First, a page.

Delivery of vaccines ‘complex operation’

Delivery of vaccines  ‘complex operation’

Special freezer to store vaccines in Saba

 

THE HAGUE--The islands are ready: the necessary equipment is there, the staff has been trained, but nothing has been done yet in the Caribbean part of the kingdom. “Due to a logistically complex operation,” the vaccines have still not been sent, the NOS reports.

  The Dutch Ministry of Health, Welfare and Sport VWS said it was committed to providing the Caribbean islands with vaccines at the same time as the European Netherlands. Due to a delay in the vaccination programme in the Netherlands, the planned delivery on the islands was also postponed.

  In addition, the distance between the continents and the islands makes the delivery of vaccines more difficult. “The infrastructure and facilities are different and sometimes more limited than in the Netherlands; for example, for the registration systems,” says special vaccination expert Marc Sprenger. “These things must be in order before the vaccines arrive.”

  The islands must meet strict conditions, and this is ensured by the Dutch National Institute for Public Health and the Environment RIVM and Sprenger, former top man of the RIVM. This concerns, for example, the security of storage, the recruitment of personnel and the design of injection locations.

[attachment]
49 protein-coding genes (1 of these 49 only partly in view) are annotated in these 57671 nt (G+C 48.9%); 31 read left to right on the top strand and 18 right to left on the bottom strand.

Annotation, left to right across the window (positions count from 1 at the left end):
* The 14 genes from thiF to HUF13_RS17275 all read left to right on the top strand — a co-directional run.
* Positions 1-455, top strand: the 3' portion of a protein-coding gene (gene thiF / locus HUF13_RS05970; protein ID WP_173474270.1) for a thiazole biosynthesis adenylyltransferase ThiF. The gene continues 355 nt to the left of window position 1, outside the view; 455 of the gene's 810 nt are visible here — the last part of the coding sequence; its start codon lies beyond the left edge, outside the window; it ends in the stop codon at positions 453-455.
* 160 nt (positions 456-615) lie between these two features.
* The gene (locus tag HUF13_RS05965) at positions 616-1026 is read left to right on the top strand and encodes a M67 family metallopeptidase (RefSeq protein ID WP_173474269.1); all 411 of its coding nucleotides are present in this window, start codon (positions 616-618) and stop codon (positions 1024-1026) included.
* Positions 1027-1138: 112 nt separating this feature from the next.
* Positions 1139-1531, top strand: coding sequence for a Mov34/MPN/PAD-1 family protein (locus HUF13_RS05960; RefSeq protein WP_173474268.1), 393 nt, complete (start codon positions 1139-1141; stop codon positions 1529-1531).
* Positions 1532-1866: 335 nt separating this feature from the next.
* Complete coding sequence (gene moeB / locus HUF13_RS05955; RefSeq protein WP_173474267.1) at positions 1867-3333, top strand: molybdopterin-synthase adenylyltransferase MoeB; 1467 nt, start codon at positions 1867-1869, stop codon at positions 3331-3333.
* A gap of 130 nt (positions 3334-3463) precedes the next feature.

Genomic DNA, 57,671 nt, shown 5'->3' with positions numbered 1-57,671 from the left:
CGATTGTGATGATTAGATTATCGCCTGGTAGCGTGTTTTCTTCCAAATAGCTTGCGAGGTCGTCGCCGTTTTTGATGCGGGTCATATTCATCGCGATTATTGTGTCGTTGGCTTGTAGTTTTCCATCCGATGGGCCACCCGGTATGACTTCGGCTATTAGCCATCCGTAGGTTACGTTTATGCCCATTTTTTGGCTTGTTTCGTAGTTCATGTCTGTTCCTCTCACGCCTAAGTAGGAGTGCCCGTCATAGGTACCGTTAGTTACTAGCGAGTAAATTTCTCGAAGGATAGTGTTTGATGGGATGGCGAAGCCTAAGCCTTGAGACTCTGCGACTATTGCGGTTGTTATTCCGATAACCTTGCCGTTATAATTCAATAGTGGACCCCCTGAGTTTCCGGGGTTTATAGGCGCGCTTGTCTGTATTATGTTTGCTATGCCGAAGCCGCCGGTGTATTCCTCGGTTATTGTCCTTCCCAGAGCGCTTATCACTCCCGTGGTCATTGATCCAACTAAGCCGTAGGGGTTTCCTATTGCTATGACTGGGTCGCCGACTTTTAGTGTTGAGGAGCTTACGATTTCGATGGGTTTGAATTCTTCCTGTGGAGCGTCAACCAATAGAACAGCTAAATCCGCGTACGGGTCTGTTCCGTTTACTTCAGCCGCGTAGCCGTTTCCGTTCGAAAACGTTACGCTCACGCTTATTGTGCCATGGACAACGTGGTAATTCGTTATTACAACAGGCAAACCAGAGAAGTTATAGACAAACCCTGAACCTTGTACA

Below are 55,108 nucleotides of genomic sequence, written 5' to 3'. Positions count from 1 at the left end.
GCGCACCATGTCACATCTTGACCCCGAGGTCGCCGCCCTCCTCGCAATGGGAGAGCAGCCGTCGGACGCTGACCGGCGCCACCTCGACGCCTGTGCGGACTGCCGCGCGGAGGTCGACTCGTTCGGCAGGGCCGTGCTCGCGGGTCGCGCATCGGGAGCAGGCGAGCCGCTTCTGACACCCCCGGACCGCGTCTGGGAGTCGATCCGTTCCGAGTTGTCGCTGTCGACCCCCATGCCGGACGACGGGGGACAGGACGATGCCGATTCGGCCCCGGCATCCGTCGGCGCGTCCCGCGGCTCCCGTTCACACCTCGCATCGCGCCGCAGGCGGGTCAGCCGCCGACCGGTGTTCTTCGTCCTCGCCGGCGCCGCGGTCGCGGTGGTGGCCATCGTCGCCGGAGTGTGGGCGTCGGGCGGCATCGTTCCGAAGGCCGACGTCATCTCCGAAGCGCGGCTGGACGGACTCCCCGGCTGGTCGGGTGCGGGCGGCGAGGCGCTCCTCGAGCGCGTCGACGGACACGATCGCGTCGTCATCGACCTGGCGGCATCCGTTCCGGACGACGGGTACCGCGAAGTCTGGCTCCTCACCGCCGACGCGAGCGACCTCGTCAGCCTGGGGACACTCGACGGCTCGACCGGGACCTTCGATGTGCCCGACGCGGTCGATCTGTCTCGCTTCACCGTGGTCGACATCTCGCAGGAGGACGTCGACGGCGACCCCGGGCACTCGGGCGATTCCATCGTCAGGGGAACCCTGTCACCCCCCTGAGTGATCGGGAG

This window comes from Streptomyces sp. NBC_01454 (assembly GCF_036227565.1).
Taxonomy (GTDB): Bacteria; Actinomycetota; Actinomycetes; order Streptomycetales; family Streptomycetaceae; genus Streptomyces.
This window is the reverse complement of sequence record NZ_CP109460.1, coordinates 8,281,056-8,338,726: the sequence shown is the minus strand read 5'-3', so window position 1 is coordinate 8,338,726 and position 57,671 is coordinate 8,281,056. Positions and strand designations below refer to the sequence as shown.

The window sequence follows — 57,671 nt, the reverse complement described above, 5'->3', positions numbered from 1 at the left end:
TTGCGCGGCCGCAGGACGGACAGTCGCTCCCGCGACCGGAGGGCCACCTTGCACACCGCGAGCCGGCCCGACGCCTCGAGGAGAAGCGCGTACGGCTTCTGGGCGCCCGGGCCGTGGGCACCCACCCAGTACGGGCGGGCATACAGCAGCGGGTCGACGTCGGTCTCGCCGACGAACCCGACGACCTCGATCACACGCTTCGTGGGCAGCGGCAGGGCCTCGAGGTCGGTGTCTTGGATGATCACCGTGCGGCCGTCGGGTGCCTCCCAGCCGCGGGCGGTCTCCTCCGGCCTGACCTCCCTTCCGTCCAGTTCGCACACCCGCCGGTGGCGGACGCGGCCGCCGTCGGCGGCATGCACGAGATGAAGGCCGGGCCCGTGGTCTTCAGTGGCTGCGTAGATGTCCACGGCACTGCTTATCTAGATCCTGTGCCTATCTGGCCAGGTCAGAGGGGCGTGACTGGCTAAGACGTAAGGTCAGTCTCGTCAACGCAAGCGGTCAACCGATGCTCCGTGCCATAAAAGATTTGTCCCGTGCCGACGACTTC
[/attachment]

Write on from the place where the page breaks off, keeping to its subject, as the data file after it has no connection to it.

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Arrival of the vaccine freezer on Statia

 “Vaccines are scarce and it is essential that the risk of waste is kept to a minimum,” says Sprenger.

  Due to the island character, the preparations for the three Dutch municipalities in the Caribbean part of the Kingdom (the BES islands Bonaire, St. Eustatius and Saba) are often different than in the European Netherlands. Because of those specific circumstances, a completely different vaccination strategy is even used for Saba and St. Eustatius. There, all adults are vaccinated at once.

  Sprenger has visited the six islands together with the RIVM and everything now seems fine. “All islands have shown that they meet the RIVM preconditions. So, the vaccination programme can be started,” he says. The vaccines will arrive in Aruba and Bonaire on February 16, Curaçao on February 17, and St. Maarten, St. Eustatius and Saba on February 19, according to Sprenger.

  Curaçao, Aruba, St. Maarten and Bonaire will receive Pfizer vaccines for healthcare personnel plus seniors 60 years and older in the first phase. The AstraZeneca vaccine is likely to be used for the rest of the population ages 18-60. Saba and St. Eustatius receive a first delivery of the Moderna vaccine.

  Dutch people who stay on an island for a longer period, such as retirees, investors, or hibernators, are also eligible, according to Sprenger, “on the condition that they are still on the island to receive the second injection.” The goal is to have all adults who want it vaccinated before the hurricane season, which starts in June